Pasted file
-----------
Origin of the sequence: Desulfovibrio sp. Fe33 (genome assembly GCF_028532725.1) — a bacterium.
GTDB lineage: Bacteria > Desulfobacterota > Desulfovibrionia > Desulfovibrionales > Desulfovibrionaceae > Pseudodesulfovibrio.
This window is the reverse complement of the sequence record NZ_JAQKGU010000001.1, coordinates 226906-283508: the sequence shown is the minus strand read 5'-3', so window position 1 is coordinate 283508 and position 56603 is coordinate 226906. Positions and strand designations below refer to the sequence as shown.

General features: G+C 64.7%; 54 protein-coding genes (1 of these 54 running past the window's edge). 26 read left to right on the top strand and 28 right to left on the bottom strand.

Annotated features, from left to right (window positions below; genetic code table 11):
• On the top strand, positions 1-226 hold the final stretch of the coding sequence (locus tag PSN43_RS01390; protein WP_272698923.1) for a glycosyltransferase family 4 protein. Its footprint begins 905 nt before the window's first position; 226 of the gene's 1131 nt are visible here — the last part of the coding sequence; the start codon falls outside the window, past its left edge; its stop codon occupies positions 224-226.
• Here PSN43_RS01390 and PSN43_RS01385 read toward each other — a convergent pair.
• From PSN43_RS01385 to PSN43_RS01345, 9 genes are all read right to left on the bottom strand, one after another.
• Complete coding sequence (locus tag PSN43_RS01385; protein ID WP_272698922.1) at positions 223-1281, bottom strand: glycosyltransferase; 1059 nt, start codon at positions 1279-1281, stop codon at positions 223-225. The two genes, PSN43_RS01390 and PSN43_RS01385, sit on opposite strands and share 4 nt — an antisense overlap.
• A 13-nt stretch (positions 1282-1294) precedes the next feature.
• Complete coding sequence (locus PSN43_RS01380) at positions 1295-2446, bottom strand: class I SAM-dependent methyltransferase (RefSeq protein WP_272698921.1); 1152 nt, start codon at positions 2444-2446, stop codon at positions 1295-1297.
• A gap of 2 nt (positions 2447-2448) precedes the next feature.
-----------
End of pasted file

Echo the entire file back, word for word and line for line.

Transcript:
Origin of the sequence: Desulfovibrio sp. Fe33 (genome assembly GCF_028532725.1) — a bacterium.
GTDB lineage: Bacteria > Desulfobacterota > Desulfovibrionia > Desulfovibrionales > Desulfovibrionaceae > Pseudodesulfovibrio.
This window is the reverse complement of the sequence record NZ_JAQKGU010000001.1, coordinates 226906-283508: the sequence shown is the minus strand read 5'-3', so window position 1 is coordinate 283508 and position 56603 is coordinate 226906. Positions and strand designations below refer to the sequence as shown.

General features: G+C 64.7%; 54 protein-coding genes (1 of these 54 running past the window's edge). 26 read left to right on the top strand and 28 right to left on the bottom strand.

Annotated features, from left to right (window positions below; genetic code table 11):
• On the top strand, positions 1-226 hold the final stretch of the coding sequence (locus tag PSN43_RS01390; protein WP_272698923.1) for a glycosyltransferase family 4 protein. Its footprint begins 905 nt before the window's first position; 226 of the gene's 1131 nt are visible here — the last part of the coding sequence; the start codon falls outside the window, past its left edge; its stop codon occupies positions 224-226.
• Here PSN43_RS01390 and PSN43_RS01385 read toward each other — a convergent pair.
• From PSN43_RS01385 to PSN43_RS01345, 9 genes are all read right to left on the bottom strand, one after another.
• Complete coding sequence (locus tag PSN43_RS01385; protein ID WP_272698922.1) at positions 223-1281, bottom strand: glycosyltransferase; 1059 nt, start codon at positions 1279-1281, stop codon at positions 223-225. The two genes, PSN43_RS01390 and PSN43_RS01385, sit on opposite strands and share 4 nt — an antisense overlap.
• A 13-nt stretch (positions 1282-1294) precedes the next feature.
• Complete coding sequence (locus PSN43_RS01380) at positions 1295-2446, bottom strand: class I SAM-dependent methyltransferase (RefSeq protein WP_272698921.1); 1152 nt, start codon at positions 2444-2446, stop codon at positions 1295-1297.
• A gap of 2 nt (positions 2447-2448) precedes the next feature.